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Aboriginal anthropologist Alf Dean Djanyagirnji, with his autistic nephew Mouse, seek evidence that the Rainbow Serpent is a desert myth sprung from the ancient skeleton of a dinosaur. Instead, they find a gate that teleports them into a vault miles beneath sacred Uluruh, the huge eroded monolith once dubbed Ayers Rock by the white invaders. They are not alone. American and Russian scientists and military personnel have drilled into the Vault, and only Mouse's damaged brain can communicate with the Vault intelligence.
Elsewhere, in California's Big Sur, former hippie physicist and student of the occult Dr. Bill DelFord is commissioned to explain an equally ancient ruin on the far side of the moon. A non-human, extraterrestrial intelligence? A long forgotten intelligent dinosaur species destroyed at the apex of their civilization by the cataclysmic asteroid impact 66 million years ago? Or something worse?
What these researchers and explorers find, step by incredible step, is a bond between that vanished species and human consciousness, mortal and post-mortem. The Dreaming (originally published under the misleading title The Dreaming Dragons) is a headlong cascade of mythology and advanced physics, hurtling toward an unexpected apotheosis.
Damien Broderick is Australia's dean of science fiction, with a body of extraordinary work reaching back to the early 1960's. Like the late George Turner, he captures the distinctive flavor of his native country while reaching out to American and European readers. The White Abacus won two year's best awards. His stories and novels, like those of his younger peer Greg Egan, are drenched with bleeding-edge ideas. Distinctively, he blends ideas and poetry like nobody since Roger Zelazny, and a wild silly humor is always ready to bubble out, as in the cosmic comedy Striped Holes. His award-winning novel The Dreaming Dragons is featured in David Pringle's SF: The 100 Best Novels, and was chosen as year's best by Kingsley Amis. It has been revised and updated as The Dreaming. This new version appears for the first time at Fictionwise.com. In 1982, his early cyberpunk novel The Judas Mandala coined the term 'virtual reality.' His most recent novels are Godplayers and K-Machines.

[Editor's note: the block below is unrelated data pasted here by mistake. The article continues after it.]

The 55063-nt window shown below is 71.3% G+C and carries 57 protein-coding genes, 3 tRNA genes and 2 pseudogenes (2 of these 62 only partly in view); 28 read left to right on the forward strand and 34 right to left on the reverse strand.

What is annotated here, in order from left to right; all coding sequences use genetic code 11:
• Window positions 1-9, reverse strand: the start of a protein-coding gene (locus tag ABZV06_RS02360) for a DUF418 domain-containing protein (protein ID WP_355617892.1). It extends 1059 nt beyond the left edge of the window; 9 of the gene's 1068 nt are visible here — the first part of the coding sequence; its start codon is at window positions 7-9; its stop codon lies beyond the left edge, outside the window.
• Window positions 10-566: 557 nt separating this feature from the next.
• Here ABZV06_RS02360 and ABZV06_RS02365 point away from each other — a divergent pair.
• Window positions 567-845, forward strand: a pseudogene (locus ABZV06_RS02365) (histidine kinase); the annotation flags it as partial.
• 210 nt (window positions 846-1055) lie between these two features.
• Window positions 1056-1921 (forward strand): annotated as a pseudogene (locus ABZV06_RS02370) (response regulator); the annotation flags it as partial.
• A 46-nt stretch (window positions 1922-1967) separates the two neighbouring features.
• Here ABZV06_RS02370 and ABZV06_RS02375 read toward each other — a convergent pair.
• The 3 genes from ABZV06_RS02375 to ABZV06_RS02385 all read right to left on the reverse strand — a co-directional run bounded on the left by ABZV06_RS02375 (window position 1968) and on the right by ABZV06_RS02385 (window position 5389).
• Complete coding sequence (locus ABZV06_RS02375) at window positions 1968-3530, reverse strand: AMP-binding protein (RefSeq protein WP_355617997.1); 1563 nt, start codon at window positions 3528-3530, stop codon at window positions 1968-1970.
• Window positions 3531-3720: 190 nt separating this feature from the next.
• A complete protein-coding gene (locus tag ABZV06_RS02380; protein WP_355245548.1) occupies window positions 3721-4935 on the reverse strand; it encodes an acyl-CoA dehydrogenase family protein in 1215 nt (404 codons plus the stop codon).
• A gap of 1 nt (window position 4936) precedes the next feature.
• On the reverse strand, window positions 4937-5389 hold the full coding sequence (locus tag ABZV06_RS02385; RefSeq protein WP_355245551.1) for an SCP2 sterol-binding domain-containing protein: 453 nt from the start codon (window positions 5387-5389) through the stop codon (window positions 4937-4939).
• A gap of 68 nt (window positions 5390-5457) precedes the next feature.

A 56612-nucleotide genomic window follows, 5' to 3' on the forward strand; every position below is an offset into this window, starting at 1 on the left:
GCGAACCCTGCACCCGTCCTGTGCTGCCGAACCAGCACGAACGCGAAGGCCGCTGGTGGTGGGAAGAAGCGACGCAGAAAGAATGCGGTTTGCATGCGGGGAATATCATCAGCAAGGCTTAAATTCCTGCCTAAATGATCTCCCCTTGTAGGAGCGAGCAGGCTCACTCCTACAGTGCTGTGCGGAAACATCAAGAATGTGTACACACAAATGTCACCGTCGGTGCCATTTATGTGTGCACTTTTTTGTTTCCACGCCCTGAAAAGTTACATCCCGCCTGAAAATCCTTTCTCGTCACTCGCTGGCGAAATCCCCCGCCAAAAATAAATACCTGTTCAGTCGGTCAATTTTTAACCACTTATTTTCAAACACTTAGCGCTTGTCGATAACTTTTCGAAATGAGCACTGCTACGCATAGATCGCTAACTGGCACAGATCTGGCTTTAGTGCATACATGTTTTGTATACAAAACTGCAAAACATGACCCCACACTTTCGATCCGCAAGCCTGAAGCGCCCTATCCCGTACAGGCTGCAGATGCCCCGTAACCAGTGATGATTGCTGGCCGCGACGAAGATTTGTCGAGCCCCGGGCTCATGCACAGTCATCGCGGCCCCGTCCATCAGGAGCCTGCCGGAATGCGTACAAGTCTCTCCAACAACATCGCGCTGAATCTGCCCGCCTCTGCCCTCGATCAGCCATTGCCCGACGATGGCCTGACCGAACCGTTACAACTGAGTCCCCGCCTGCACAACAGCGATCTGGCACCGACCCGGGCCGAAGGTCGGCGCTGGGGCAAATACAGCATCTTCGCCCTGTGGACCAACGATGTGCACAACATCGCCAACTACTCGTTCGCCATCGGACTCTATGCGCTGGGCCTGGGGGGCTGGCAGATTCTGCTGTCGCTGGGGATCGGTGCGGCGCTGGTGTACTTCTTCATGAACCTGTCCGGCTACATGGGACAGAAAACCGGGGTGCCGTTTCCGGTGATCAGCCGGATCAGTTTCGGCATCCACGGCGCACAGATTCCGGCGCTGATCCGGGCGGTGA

With David G. Hartwell, he edited Centaurus: The Best of Australian SF for Tor in 1999.
Like one of his heroes, Sir Arthur C. Clarke, he is also a master of writing about radical new technologies, and The Spike and The Last Mortal Generation have been Australian popular-science best sellers--both books strongly recommended in Clarke's millennial revision of his famous Profiles of the Future.
Schrodinger's Dog was chosen for Gardner Dozois's SF: Year's Best 14.